Teacher pay increases are likely to dampen funding increases and will be felt unequally across the education system, writes Jon Andrews

This week, education returned to the House of Commons with Gavin Williamson given his first opportunity since the election to set out his agenda for schools.

There were few surprises in the Conservative manifesto. The government had already announced additional funding for schools in last autumn’s spending round, and also proposed significant increases in starting salaries for teachers. So, while many of the contributors were new, most of this week’s debate was very familiar: on one side, ‘the biggest increases in a decade and levelling up funding’, and ‘too little and not directed where it is needed most’ on the other.

Department for Education ministers now need to move on from debates about funding and pay to the detail of implementation. Unfortunately, the debate about funding is likely to be far from over. According to the government’s own data, a quarter of schools are set to get only inflation-level increases in their per-pupil funding next year. And, while increases have been welcomed by the profession following a decade in which average teacher salaries have been falling in real terms, they are also going to cause fresh pressure on school budgets and eat into some of the funding increases.

The way that those pressures are felt and managed are likely to vary considerably between schools too. That’s illustrated in new analysis from the Education Policy Institute published this week which examines trends in expenditure on teachers between 2003 and 2017.

Schools in London, and those with the highest proportions of disadvantaged pupils typically saw the largest increases in that time, though even these schools have seen falls since 2010. Special schools have also seen big falls in the last decade as teacher numbers have not kept pace with the surge in pupil numbers, which have increased by a quarter in the last five years.

But it is the largest multi-academy trusts that provide some of the most striking findings.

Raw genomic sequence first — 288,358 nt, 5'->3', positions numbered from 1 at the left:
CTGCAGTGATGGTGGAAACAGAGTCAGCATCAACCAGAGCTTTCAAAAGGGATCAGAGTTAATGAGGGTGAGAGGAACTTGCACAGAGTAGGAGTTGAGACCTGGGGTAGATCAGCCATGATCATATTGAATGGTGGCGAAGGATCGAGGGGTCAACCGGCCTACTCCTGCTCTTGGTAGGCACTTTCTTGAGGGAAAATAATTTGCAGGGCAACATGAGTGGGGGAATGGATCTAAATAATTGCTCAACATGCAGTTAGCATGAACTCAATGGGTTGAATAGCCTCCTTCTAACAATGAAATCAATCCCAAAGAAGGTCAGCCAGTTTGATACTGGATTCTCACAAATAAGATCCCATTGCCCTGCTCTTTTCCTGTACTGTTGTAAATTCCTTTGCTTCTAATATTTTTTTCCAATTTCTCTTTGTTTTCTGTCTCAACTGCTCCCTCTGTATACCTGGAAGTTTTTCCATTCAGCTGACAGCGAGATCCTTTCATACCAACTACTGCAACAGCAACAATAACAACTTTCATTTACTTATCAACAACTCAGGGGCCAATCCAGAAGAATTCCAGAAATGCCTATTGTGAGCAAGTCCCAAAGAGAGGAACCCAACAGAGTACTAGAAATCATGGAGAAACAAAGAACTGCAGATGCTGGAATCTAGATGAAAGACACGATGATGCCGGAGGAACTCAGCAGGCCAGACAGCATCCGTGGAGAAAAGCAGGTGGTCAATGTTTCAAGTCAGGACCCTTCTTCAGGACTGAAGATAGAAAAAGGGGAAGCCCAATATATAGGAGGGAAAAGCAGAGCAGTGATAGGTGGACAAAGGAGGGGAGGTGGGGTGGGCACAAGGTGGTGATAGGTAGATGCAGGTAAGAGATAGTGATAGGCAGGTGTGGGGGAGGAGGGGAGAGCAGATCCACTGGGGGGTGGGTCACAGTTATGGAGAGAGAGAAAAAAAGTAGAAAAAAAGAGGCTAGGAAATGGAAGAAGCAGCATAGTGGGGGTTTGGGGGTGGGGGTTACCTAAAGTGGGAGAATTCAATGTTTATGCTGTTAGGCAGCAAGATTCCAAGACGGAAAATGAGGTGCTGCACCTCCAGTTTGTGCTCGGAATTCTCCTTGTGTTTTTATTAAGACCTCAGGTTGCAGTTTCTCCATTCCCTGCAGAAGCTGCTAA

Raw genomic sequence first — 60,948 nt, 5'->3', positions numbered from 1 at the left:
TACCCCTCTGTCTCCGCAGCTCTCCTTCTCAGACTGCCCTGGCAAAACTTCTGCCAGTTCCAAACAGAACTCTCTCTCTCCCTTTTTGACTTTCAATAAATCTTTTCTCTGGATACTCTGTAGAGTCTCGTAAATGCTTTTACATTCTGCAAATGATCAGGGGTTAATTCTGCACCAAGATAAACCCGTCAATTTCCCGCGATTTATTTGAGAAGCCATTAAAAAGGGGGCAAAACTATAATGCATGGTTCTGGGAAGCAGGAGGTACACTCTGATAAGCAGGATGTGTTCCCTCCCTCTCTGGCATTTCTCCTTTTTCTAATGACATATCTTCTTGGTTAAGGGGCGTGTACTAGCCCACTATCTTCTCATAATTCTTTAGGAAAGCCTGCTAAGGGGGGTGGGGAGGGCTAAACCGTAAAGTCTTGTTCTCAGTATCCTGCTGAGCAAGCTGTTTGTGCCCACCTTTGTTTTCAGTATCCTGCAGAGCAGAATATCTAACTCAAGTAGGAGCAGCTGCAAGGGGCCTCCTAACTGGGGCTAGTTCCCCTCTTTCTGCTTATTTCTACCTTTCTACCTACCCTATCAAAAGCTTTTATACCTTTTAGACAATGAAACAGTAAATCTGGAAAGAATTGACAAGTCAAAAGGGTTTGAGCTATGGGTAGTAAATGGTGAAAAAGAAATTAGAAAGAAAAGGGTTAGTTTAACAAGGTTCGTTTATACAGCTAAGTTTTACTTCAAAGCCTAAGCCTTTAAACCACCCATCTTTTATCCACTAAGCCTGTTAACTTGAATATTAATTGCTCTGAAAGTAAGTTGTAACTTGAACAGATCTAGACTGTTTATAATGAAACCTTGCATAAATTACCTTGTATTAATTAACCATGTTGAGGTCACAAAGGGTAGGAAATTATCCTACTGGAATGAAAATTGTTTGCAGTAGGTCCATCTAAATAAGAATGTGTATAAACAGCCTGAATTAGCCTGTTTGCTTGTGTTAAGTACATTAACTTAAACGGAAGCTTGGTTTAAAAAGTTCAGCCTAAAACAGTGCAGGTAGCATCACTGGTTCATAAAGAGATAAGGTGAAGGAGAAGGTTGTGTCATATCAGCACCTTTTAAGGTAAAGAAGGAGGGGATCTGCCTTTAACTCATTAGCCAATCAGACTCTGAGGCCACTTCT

Large trusts employ teachers that are ‘less expensive’

When people talk about pay in multi-academy trusts it tends to be centred on the high pay of some MAT CEOs, to the point that ministers have demanded that individual trusts justify high remuneration of senior leaders.

But high pay appears to be less of an issue in the classroom. These schools have seen some of the largest falls in per pupil expenditure on teaching staff since 2010 – double the rate of local authority schools. That is not to say that these schools are now particularly low spenders, in fact the decreases have largely just been about reversing previous, pre-academisation, increases. And their pupil teacher-ratios are about average.

So what is driving these particularly large reductions?

We do know that the teaching workforce in large trusts is often different from other schools. They tend to employ more new entrant teachers and tend to have younger middle and senior leaders. In other words, they employ teachers that are ‘less expensive’. For now at least. With large increases in starting salaries on the way, schools may be less inclined to employ new entrants if there is not much by way of savings in comparison to more experienced teachers.

Some of these trusts have also been at the forefront of the government’s push for curriculum-based financial planning, taking an analytical approach to deploy staff to deliver the curriculum most efficiently. Some report making significant savings.

Or is spending less on teachers a case of necessity rather than workforce design? Analysis by academics at the University of Birmingham suggests that academies are spending more than other schools on so-called back office functions and have not yet managed to realise the long-promised economies of scale.

Whatever the reasons, schools are likely to need to continue to look for savings as they face increases in teacher pay, particularly those that are not big winners under Gavin Williamson’s spending plans. The crucial question is, will those that have been finding savings for a decade continue to be able to find more?